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Officials blame militants for Bangalore shootings | ASHARQ AL-AWSAT English Archive 2005 -2017
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BANGALORE,(Reuters) – Indian police stepped up patrols in the southern technology hub of Bangalore on Thursday after a professor was shot dead and four other people wounded at a top science university in what authorities said was an attack by suspected anti-India militants.

Officials did not offer any clue as to the identity of the gunman who left behind a hand grenade after the shootings outside a conference hall at the Indian Institute of Science, but said events indicated it was a terror attack.

India”s capital, New Delhi, and the financial centre of Mumbai have been hit by such attacks before, but the shootings on Wednesday was rare in the south.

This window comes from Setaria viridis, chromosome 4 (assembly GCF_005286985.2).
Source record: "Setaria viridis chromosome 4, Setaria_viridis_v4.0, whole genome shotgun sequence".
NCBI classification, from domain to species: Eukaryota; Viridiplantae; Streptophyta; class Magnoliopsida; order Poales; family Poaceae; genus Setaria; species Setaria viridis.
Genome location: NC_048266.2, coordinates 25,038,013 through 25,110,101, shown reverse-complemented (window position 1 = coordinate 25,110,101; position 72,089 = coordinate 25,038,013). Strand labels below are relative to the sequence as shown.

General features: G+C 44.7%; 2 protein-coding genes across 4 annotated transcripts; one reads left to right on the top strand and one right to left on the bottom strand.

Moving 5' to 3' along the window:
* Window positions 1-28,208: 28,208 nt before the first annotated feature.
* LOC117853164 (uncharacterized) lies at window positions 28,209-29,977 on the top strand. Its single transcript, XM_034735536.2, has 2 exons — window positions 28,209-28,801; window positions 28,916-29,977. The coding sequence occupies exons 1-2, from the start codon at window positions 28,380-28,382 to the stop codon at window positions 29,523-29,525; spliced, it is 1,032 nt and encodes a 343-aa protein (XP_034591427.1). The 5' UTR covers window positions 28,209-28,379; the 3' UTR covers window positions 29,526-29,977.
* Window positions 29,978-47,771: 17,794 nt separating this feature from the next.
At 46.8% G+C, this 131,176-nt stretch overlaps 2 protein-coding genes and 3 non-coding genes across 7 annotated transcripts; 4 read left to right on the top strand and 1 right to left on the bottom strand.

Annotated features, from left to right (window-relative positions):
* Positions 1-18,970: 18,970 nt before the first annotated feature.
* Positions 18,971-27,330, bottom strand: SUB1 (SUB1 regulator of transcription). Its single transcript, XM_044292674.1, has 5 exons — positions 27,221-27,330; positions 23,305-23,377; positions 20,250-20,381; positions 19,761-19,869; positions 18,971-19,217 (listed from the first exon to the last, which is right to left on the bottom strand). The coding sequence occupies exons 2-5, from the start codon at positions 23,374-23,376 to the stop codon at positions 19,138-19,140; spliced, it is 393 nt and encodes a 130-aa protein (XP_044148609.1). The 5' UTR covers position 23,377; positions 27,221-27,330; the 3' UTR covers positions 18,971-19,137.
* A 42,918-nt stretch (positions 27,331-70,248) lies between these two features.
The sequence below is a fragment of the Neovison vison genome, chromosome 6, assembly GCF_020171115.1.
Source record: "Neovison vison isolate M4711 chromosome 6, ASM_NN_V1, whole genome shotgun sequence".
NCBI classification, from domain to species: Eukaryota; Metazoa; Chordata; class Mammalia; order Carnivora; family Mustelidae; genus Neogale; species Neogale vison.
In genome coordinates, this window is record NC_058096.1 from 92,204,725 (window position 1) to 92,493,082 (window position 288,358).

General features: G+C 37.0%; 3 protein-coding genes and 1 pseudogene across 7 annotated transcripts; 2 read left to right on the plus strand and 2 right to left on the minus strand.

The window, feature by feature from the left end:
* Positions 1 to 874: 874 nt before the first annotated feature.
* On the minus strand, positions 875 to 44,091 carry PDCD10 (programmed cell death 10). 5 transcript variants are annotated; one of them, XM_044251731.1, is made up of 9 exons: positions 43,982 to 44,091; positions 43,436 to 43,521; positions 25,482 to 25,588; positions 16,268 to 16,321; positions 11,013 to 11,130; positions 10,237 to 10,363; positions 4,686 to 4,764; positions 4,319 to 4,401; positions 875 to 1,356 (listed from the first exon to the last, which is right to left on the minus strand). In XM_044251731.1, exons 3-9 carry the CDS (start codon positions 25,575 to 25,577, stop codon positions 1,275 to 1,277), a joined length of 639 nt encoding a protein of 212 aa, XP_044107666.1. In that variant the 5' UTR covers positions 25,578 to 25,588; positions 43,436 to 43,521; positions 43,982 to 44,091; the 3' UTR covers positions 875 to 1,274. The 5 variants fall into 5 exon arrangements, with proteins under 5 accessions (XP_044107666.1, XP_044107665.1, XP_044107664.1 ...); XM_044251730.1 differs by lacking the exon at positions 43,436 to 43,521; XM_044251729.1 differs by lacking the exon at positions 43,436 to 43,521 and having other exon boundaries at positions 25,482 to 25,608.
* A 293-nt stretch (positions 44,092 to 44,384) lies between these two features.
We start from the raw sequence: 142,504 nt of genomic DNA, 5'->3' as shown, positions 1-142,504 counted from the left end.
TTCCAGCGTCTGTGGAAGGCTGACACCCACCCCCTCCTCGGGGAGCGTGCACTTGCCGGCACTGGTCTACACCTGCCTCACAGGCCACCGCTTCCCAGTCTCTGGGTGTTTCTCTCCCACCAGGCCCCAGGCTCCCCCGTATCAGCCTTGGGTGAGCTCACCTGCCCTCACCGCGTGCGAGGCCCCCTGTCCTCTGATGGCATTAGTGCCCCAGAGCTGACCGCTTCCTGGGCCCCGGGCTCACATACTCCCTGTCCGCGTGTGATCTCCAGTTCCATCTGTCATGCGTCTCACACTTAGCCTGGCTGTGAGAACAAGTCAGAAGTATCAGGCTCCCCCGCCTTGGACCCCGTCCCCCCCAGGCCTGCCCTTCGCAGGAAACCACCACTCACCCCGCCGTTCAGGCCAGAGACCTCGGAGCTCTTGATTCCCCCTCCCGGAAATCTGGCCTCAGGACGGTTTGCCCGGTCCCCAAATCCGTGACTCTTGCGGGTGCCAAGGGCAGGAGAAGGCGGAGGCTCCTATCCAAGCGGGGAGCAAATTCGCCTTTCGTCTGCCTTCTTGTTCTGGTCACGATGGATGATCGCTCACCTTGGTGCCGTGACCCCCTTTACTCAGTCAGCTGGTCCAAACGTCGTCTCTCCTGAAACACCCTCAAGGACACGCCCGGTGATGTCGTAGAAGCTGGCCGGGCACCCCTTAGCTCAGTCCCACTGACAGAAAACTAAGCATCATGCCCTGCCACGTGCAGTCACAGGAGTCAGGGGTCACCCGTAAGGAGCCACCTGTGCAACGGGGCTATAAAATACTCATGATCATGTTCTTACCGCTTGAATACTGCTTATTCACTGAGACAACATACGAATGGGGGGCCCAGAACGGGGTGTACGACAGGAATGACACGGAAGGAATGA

The professor, three other academics and a laboratory technician, had just attended a seminar when they were shot from a range of 10-20 yards.

The attack appeared to be &#34a pre-planned terrorist activity&#34, involving up to three persons, said Dharam Singh, chief minister of Karnataka state where Bangalore is the capital.

&#34This is the first time this is happening,&#34 Singh told reporters after an emergency meeting with security officials.

He said the attack posed no threat to investment in Bangalore.

&#34The intention is to create fear and demoralisation,&#34 said Singh, who added that protection for information technology and biotechnology companies would be stepped up with increased police patrols in the streets.

State police chief B.S. Syal said he saw no reason to link the attack with the arrival in Bangalore of Abu Salem, one of India”s most wanted men, who is accused of involvement in a series of bombings in Mumbai in 1993 that killed 260 people.

Salem was brought to Bangalore for psychological tests. He was extradited from Portugal in November after evading arrest for years over the bombings in the city then known as Bombay.

Bangalore is home to more than 1,500 information technology companies, among them dozens of global firms.

Police have previously warned that some of these firms faced threats from Islamist militants fighting Indian rule in disputed Kashmir.